To mark the WWI centenary year our travelling exhibition highlights the impact of the Great War on College staff and students. As a part of the research for this and our online exhibition one of those stories includes the work of Engineering Master, Ernest Edward Brooks. An expert on magnetism and electricity, Brooks taught at the Technical School from 1884 to 1936.

Inspired to join the war effort after the sinking of the Lusitania on the 7th of May 1915, Brooks developed anti-submarine technology which the Admiralty said had been ‘of the greatest assistance’ in the war effort. Submarines were considered the greatest threat during the First World War as British ships had no way of knowing where they were.

Maritime Poetry

Also in the collections here at DMU, and potentially bought for its beautiful illustrations and used as an art resource is an edition of Samuel Taylor Coleridge’s longest major poem ‘The Rime of the Ancient Mariner’, illustrated by Hungarian artist Willy Pogany. The poem tells the story of a mariner recounting the tale of a long voyage to a man on the way to a wedding ceremony, what the sailor saw and how the journey changed him.



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Explore Your Archive day 4 #HairyArchives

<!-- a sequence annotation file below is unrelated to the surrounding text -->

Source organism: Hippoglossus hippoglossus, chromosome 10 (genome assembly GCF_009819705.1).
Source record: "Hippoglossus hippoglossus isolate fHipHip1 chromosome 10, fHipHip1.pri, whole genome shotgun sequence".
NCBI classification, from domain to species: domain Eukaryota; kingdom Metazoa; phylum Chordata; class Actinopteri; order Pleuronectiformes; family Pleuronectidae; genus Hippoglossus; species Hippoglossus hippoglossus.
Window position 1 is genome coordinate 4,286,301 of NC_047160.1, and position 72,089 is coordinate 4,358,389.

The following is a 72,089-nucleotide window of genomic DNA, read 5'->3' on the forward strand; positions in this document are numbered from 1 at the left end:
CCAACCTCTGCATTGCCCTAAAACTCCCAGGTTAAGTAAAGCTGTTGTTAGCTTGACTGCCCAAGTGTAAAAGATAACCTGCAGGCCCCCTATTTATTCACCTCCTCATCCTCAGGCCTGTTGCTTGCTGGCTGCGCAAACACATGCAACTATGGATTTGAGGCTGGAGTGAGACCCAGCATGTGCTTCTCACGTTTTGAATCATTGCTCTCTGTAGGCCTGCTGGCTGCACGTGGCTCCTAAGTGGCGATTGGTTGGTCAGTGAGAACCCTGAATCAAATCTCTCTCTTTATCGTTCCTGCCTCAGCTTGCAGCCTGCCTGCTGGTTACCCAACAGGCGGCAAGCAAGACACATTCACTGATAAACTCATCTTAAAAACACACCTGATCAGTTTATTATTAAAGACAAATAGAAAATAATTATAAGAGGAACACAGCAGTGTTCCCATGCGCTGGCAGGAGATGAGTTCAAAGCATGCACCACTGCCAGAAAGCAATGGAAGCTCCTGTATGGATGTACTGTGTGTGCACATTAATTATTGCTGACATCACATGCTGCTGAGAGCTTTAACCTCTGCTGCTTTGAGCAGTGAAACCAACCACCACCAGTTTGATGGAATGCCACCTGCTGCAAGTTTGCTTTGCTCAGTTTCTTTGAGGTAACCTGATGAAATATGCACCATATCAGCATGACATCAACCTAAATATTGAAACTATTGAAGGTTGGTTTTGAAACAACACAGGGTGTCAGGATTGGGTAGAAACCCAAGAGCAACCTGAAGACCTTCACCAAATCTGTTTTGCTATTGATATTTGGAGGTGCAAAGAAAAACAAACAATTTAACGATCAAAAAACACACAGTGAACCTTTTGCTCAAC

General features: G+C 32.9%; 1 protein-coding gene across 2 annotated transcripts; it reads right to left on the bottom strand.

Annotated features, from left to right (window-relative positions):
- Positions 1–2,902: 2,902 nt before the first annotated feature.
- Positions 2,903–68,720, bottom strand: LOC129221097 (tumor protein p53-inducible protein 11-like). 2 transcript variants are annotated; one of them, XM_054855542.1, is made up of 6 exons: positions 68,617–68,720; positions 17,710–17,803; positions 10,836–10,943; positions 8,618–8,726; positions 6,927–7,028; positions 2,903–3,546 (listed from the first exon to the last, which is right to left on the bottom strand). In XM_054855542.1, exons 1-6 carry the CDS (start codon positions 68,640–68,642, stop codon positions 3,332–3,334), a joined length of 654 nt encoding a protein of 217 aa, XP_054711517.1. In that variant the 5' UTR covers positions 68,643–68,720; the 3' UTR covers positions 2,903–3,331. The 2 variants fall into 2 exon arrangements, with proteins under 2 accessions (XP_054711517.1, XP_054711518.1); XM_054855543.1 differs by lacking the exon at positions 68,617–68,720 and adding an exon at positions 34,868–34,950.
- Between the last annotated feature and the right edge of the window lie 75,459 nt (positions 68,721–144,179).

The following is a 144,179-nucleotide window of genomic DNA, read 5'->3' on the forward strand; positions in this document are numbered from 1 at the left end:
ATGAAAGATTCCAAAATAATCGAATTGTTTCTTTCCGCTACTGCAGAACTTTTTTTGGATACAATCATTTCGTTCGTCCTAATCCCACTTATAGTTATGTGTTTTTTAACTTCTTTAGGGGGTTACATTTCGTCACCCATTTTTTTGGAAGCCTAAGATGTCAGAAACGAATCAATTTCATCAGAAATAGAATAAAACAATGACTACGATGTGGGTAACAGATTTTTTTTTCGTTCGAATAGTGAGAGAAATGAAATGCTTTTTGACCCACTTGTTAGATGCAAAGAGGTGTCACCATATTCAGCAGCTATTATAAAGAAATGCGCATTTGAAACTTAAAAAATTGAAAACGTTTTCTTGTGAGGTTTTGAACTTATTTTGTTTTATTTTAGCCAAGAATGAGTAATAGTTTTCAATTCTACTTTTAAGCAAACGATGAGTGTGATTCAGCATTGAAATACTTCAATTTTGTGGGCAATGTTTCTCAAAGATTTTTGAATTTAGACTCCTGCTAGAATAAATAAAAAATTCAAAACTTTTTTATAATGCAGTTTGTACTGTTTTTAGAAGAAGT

For today’s #exploreyourarchives theme it’s the all time winner – #HairyArchives and I’ve found some wonderful images featuring my favourite hairy companions, dogs!

This year we thought we would mix it up with images of more than just hairy humans but hairy canines as well! Here we have a hunter with his catch and his loyal hairy companion beside him.


Our second dog photo is much more photogenic as it poses with its owner for the perfect shot in a photo studio, with a very believable country background.

And lastly we have a lovely image of two children and their dogs having their photo taken from 1910! As the best (in my opinion) hairy animal out there we hope you enjoy these old pictures of dogs and their humans as much as we do! However, if you are wanting something a little more people-based and Movember-themed then you can check out our post from last year in which we look at facial hair and hairstyles throughout the decades.



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Explore Your Archive day 3 – #ArchiveAnniversaries